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Small Anellovirus infections in Korean children.

To the Editor: Recently, Jones et al. (1) identified circular DNA sequences, classified as Anellovirus genus, in plasma from patients with acute viral infection syndromes. These anelloviruses were then labeled as "small anellovirus (SAV)" because of their smaller genomes when compared with Torque Teno Vires (TTV) and Torque Teno Mini Virus (TTMV), which have small, circular, single-stranded DNA genomes. Although anelloviruses are not associated with any specific disease, TTV has been suggested to play a role in acute respiratory disease (ARD) and in asthma of children (2,3).

Kawasaki disease and Henoch-Schonlein purpura are important vasculitis disorders in children, possibly triggered by unknown infectious agents. Recently, Gergely et al. (4) reported that molecular mimicry involving TTV and the generation of autoantibodies may have a role in the pathogenesis of systemic lupus erythematosus. The purpose of our study was to investigate the prevalence of SAV and its association with various clinical diseases in children.

The study population comprised 81 serum samples from healthy children and 151 serum samples from children hospitalized with hepatitis (81 cases), ARD (40 cases), Kawasaki disease (12 cases), or Henoch-Schonlein purpura (18 cases) during the period January 2002-June 2006. Nasopharyngeal aspirates paired with serum samples were collected from 34 children with ARD, including upper respiratory tract infections, pneumonia, and acute bronchiolitis. Samples were collected after informed consent was obtained at admission from patients' parents.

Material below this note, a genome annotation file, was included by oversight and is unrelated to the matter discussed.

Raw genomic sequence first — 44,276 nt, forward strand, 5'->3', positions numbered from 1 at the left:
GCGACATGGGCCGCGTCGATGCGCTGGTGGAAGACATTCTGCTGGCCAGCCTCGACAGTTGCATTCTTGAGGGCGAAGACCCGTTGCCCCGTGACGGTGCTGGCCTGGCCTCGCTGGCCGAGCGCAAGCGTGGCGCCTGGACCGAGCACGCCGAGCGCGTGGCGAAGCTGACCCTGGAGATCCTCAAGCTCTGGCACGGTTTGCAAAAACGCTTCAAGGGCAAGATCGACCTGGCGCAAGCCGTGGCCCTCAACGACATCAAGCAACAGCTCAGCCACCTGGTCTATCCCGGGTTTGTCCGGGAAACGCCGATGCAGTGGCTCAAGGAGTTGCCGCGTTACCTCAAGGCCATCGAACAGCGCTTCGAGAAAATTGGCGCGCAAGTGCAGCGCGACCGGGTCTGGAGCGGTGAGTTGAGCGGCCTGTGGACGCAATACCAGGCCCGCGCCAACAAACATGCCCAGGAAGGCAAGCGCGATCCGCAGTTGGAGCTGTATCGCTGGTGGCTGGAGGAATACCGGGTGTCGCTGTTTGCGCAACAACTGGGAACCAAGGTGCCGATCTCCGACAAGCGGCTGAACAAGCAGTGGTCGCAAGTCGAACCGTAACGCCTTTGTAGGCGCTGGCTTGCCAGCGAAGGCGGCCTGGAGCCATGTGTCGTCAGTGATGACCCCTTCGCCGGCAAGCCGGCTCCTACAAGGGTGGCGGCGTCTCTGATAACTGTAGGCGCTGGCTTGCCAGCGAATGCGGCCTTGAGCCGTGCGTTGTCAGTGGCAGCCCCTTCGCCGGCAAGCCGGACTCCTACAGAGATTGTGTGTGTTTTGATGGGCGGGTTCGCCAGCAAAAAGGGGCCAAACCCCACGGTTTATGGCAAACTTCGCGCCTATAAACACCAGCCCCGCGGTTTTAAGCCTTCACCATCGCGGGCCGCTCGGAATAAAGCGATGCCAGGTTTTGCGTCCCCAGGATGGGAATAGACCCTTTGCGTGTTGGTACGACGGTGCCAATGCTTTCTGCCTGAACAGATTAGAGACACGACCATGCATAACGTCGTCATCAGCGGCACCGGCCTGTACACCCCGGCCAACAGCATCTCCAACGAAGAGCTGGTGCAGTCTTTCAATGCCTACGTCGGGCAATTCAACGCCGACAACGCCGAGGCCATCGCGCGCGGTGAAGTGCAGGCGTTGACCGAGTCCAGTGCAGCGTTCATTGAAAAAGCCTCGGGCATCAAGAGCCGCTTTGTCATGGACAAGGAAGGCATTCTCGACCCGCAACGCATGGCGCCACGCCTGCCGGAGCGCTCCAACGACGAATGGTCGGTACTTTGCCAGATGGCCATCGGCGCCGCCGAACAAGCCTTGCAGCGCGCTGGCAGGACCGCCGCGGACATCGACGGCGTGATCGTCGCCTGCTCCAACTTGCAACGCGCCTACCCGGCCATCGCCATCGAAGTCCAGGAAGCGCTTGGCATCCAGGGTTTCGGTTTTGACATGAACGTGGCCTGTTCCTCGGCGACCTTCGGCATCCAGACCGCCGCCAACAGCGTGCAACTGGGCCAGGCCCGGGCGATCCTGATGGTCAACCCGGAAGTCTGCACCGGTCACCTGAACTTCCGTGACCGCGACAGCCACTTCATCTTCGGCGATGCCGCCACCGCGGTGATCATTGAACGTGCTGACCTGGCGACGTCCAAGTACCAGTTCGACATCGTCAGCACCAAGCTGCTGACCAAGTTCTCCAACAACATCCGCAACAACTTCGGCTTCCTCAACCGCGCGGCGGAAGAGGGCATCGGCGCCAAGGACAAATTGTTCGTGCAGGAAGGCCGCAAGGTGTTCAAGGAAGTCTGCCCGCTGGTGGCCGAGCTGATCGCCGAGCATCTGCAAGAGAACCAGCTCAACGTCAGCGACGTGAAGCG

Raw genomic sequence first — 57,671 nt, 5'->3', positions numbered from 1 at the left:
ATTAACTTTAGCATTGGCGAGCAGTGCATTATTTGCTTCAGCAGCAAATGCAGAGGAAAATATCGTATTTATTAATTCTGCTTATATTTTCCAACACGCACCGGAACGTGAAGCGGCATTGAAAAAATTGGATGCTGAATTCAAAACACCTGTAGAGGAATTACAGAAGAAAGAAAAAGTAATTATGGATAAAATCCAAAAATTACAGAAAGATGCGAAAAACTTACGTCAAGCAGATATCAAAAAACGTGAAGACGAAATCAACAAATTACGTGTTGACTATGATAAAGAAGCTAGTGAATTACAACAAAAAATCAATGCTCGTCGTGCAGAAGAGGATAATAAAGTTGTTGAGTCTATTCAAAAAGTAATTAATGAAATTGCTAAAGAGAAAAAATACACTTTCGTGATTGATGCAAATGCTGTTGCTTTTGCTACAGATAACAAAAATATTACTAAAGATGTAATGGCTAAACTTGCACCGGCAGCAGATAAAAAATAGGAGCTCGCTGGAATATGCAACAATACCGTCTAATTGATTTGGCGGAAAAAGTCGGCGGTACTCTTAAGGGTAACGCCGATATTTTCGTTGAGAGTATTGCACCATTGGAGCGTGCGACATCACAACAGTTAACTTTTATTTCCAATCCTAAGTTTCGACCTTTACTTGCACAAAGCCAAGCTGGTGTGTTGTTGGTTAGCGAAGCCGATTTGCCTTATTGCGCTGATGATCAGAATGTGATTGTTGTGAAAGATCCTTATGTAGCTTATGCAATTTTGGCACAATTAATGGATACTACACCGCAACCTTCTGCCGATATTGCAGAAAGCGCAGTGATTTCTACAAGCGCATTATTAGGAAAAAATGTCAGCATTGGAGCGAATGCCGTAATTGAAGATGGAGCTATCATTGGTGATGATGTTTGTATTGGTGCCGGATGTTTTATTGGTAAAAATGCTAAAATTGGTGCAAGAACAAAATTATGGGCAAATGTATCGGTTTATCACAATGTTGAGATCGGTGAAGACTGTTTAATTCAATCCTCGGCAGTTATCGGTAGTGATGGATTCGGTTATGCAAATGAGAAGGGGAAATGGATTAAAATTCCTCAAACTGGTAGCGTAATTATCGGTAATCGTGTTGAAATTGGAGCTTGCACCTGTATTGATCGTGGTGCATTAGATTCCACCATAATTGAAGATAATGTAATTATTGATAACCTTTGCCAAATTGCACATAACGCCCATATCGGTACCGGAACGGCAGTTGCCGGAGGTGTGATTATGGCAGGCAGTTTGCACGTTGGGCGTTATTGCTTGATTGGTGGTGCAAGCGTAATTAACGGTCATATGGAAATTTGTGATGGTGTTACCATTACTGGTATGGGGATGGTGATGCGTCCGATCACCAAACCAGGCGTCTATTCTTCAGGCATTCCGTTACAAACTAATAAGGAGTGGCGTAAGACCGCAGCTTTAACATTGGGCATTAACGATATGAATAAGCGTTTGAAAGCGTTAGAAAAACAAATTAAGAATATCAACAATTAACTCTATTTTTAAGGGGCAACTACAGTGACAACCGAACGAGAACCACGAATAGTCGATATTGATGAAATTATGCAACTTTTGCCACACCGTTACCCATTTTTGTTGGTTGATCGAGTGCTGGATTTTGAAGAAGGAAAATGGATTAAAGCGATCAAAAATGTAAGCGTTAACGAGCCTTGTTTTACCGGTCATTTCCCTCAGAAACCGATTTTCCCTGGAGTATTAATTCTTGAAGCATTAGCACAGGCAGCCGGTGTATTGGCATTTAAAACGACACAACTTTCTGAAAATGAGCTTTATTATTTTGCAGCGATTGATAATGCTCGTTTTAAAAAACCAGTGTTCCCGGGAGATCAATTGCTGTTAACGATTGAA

PCRs for SAV were performed to amplify a 5' noncoding region of SAV with specific primers, as described previously (5). PCRproducts were directly sequenced, and nucleotide sequences were registered in GenBank (accession nos. DQ978791-DQ9788810). The [chi square] test with Yates correction and Mann-Whitney U-test were used for statistical comparison by using MedCalc (MedCalc Software, Mariakerke, Belgium). A p value <0.05 was defined as statistically significant.

In our study population, serum SAV DNA was detected in 28 (34.5%) of 81 children in the control group and in 66 (43.7%) of 151 children in the disease group. In the healthy control group, the SAV-positive rate was 7.4% (6/81) in children <12 months of age, 16.0% (13/81) in children 1-4 years of age, and 11.1% (9/81) in children 5-15 years of age. In the disease group, the SAV-positive rate was 35.8% (29/81) in patients with hepatitis, 67.5% (27/40) in ARD, 50% (6/12) in Kawasaki disease, and 22.2% (4/18) in Henoch-Schonlein purpura, respectively (Table). Among 34 nasopharyngeal aspirates collected from children with ARD, SAV DNA was detected in 19 (55.9%). Codetection of SAV and respiratory syncytial virus in nasopharyngeal aspirates was observed in 4 patients.